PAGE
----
True to what I'd been told, Rachel dons a pair of antlers that has been handmade with twigs and gold pipe cleaners.
“That makes you the deer,” I observe. “So Aryn and Mikal, I guess you're the ticks?”
More glares. I'm still not getting it.
As it turns out, one advantage of going to a Deer Tick show with a group of superfans is that they'll stop at nothing to get to the front of the stage.
Even though the Bluebird is packed when we get there, I follow in the superfans' wake as they forcefully brush aside the unworthy. Pretty soon there's no one else in front of us, and those unfortunate enough to be behind us are forced to look through the antlers.
Tonight's show is an acoustic set, part of Deer Tick's “Spring Acoustic Tour.” This is, I'm assured, even better than an electric Deer Tick set, because it means that “it's gonna get real.”
It did, I think.
Aside from one buzzkill moment when two women next to us got into a shoving match and were hauled out by security, it was a pretty great show. The superfans were singing along to every word, and at one point Aryn told me that the love song being performed by the band was one that she had accidentally posted to a guy's Facebook wall once, giving him the wrong impression that she was romantically interested in him; she had meant to publish a different Deer Tick song.
I'd heard this episode discussed at length by my friends before, like it was a landmark in their lives.
And that's when I got it: Deer Tick isn't a band that my friends Rachel, Mikal and Aryn are individually obsessed with. It is a band that they are collectively obsessed with because it has provided them with so many memories – ranging from the ballads they'd sing together to make it through down moments to their wacky and absurd misadventures at shows.
The reason that they were looking forward to this show so much is because they knew how many unpredictable and funny things could happen to them — together.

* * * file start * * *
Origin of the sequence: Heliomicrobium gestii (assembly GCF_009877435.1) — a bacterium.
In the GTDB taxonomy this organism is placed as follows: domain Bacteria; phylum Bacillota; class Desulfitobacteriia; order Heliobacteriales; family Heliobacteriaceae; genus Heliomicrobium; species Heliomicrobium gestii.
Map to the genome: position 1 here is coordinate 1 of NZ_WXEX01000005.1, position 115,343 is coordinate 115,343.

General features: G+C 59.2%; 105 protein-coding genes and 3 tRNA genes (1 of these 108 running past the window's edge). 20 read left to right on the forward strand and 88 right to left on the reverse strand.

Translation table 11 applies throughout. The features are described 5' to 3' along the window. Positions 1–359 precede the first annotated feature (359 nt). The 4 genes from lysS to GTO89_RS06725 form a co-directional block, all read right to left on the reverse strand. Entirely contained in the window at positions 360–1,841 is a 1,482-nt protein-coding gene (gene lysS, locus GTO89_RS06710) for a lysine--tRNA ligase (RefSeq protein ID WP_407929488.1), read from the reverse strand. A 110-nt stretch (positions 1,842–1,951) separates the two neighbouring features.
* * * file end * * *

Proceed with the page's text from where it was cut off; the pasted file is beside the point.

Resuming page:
After the show ended, the superfans acted on a hunch that they'd find members of Deer Tick out in the alley beside the venue, just as they had last year.
In an almost déja vù moment, we go to the alleyway and find the bassist, Chris Ryan, smoking a cigarette. Mikal strikes up a conversation.
“So, do you still have your rocking-horse necklace?” she asks.
“No,” Ryan responds. “But I have a Buffy the Vampire necklace." He pulls out a small crucifix. “You know, just to keep vampires away."
Just then, other fans run down the alleyway from the sidewalk on Colfax Avenue.
“You're like my favorite fucking singer, man!” shouts one dude into the face of Deer Tick's John McCauley.
Rachel rolls her eyes at these amateurs.
After they finally leave, she, Aryn and Mikal make some last attempts at meaningful interactions with their idols.
Mikal tries, unsuccessfully, to convince the band's keyboardist, Rob Crowell, to use the end of his burning cigarette to light a Mexican candle she'd brought, with Deer Tick stickers all over it.
Then Aryn tries a repeat of last year's offer.
“Do you need help moving your equipment?" she asks.
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“Thanks, but no," Crowell replies.
“Are you sure?"
But the band has already disappeared behind a shut door.
I watch the superfans to see how they'll handle this kind of rejection. They are not deterred at all. In fact, they are elated at the stories they'll be able to reminisce about from this night. They'll definitely be back for another show.